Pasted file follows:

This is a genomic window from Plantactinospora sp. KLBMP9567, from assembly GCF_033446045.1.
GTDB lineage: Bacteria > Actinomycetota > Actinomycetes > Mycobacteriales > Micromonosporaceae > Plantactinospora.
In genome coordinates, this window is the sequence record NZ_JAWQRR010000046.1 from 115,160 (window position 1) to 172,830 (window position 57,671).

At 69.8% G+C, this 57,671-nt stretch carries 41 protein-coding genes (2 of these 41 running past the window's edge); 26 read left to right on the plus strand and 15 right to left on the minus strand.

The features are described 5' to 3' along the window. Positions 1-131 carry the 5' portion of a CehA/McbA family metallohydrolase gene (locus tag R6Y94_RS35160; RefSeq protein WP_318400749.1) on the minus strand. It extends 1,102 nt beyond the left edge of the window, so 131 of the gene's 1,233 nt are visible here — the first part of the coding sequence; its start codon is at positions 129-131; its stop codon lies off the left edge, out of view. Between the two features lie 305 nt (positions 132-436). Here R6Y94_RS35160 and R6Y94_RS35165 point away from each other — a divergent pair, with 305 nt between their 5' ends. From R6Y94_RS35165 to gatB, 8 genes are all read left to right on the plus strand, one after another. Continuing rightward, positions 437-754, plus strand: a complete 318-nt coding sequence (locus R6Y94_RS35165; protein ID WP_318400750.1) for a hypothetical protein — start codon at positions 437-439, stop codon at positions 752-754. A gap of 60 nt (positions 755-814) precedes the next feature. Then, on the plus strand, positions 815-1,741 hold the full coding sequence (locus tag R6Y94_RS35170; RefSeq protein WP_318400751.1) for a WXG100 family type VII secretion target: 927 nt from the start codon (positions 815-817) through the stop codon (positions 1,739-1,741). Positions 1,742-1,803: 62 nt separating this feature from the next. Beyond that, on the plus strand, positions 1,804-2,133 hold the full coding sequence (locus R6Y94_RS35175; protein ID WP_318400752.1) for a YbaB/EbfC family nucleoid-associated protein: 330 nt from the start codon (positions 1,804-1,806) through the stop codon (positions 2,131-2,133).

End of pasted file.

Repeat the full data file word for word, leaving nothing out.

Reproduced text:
This is a genomic window from Plantactinospora sp. KLBMP9567, from assembly GCF_033446045.1.
GTDB lineage: Bacteria > Actinomycetota > Actinomycetes > Mycobacteriales > Micromonosporaceae > Plantactinospora.
In genome coordinates, this window is the sequence record NZ_JAWQRR010000046.1 from 115,160 (window position 1) to 172,830 (window position 57,671).

At 69.8% G+C, this 57,671-nt stretch carries 41 protein-coding genes (2 of these 41 running past the window's edge); 26 read left to right on the plus strand and 15 right to left on the minus strand.

The features are described 5' to 3' along the window. Positions 1-131 carry the 5' portion of a CehA/McbA family metallohydrolase gene (locus tag R6Y94_RS35160; RefSeq protein WP_318400749.1) on the minus strand. It extends 1,102 nt beyond the left edge of the window, so 131 of the gene's 1,233 nt are visible here — the first part of the coding sequence; its start codon is at positions 129-131; its stop codon lies off the left edge, out of view. Between the two features lie 305 nt (positions 132-436). Here R6Y94_RS35160 and R6Y94_RS35165 point away from each other — a divergent pair, with 305 nt between their 5' ends. From R6Y94_RS35165 to gatB, 8 genes are all read left to right on the plus strand, one after another. Continuing rightward, positions 437-754, plus strand: a complete 318-nt coding sequence (locus R6Y94_RS35165; protein ID WP_318400750.1) for a hypothetical protein — start codon at positions 437-439, stop codon at positions 752-754. A gap of 60 nt (positions 755-814) precedes the next feature. Then, on the plus strand, positions 815-1,741 hold the full coding sequence (locus tag R6Y94_RS35170; RefSeq protein WP_318400751.1) for a WXG100 family type VII secretion target: 927 nt from the start codon (positions 815-817) through the stop codon (positions 1,739-1,741). Positions 1,742-1,803: 62 nt separating this feature from the next. Beyond that, on the plus strand, positions 1,804-2,133 hold the full coding sequence (locus R6Y94_RS35175; protein ID WP_318400752.1) for a YbaB/EbfC family nucleoid-associated protein: 330 nt from the start codon (positions 1,804-1,806) through the stop codon (positions 2,131-2,133).